The UroLift is a minimally invasive procedure used to treat benign prostate hyperplasia (BPH) which affects nearly 75% of men over the age of 50. It is done through a cystoscope while the patient is sedated or under local anesthesia in an outpatient setting. UroLift utilizes small plastic implants that compress and separate enlarged prostate tissues, so they no longer block the passage of urine through the prostate area. It is an alternative to medications, prostate resection, laser prostate ablation, and microwave therapy which are all options of treatment for men with symptomatic prostate enlargement.

Benefits of UroLift

The procedure takes only 15 minutes or so and results are immediate. Is effective in about 80% of appropriately selected patients. There are fewer risks than resection because no tissue is removed or destroyed. Patients can avoid the common side effects of medications like reduced ejaculate. Most patients can return to normal activity within a few days.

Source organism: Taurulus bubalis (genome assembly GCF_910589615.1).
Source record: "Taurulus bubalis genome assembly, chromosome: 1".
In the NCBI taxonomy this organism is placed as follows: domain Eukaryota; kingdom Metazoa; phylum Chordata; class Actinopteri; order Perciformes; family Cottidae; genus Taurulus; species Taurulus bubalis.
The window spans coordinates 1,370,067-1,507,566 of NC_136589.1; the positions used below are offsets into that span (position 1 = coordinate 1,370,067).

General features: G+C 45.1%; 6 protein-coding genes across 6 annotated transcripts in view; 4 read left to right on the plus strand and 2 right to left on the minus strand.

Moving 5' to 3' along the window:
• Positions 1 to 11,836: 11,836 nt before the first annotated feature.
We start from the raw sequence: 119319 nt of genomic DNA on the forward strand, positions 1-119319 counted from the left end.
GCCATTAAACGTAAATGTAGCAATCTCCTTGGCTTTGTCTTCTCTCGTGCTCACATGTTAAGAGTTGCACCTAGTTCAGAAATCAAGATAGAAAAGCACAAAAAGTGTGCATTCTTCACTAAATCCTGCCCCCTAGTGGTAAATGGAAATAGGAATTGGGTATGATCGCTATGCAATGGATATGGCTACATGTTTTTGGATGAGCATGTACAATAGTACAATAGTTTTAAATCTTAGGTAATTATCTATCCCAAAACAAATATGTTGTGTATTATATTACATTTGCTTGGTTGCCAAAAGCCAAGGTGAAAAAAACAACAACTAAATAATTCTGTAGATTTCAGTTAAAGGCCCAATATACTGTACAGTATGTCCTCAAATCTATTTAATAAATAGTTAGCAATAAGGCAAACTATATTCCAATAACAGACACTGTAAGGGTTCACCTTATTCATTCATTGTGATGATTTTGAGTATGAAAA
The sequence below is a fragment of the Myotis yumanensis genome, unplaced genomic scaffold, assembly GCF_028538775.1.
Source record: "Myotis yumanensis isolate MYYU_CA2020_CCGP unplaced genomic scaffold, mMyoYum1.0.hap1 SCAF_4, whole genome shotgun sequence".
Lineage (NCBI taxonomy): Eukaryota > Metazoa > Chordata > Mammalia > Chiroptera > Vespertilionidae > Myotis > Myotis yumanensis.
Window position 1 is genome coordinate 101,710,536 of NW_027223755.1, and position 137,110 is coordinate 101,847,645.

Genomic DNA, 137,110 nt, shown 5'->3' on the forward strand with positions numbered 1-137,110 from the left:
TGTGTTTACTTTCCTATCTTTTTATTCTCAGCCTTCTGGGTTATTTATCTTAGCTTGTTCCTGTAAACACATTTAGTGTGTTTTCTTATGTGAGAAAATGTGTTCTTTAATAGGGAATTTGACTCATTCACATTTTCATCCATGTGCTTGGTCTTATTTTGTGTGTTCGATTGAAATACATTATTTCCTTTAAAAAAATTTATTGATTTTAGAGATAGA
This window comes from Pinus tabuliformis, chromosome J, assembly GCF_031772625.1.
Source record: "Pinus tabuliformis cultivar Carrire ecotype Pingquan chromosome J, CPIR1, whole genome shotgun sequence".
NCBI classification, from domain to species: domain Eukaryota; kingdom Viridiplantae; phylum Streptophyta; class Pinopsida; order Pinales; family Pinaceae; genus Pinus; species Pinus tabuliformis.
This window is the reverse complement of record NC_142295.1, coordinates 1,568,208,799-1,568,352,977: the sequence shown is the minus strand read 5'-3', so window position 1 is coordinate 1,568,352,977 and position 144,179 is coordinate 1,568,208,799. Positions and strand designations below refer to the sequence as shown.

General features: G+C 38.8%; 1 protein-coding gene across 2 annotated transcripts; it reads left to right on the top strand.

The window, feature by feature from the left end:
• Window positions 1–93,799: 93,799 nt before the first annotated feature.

Risks of UroLift

Infection and bleeding are general risks of any minimally invasive procedure. There may be a 20-25 % chance that it may be less effective than hoped for to relieve obstructive symptoms. UroLift is relatively new and the long-term durability of relieving symptoms is unknown. The procedure is best for a moderate-sized gland and less well suited to very large glands, small glands, or those with median lobes (prostate extension into the bladder).

Procedure

An enlarged prostate compresses on the urethra, making it difficult for urine to flow.

The UroLift Device is placed through the obstructed urethra to access the enlarged prostate.

The device compresses the tissue and delivers tiny implants to lift and hold prostate tissue out of the way, thus opening the urethra. The permanent implants keep the tissue in place, like tiebacks on a window curtain.

The UroLift Device is removed, leaving an open urethra for urine to flow.

Sourced from NeoTract Inc. MAC00181-01 Rev A.

Call your Doctor’s Office After the Procedure If:

Stream is slow or it feels that you are not emptying your bladder well.

Fever over 101 F.

Urine is bloody more than a few small clots, which is common.

Burning with urination, cloudy or strong odor to the urine suggesting UTI.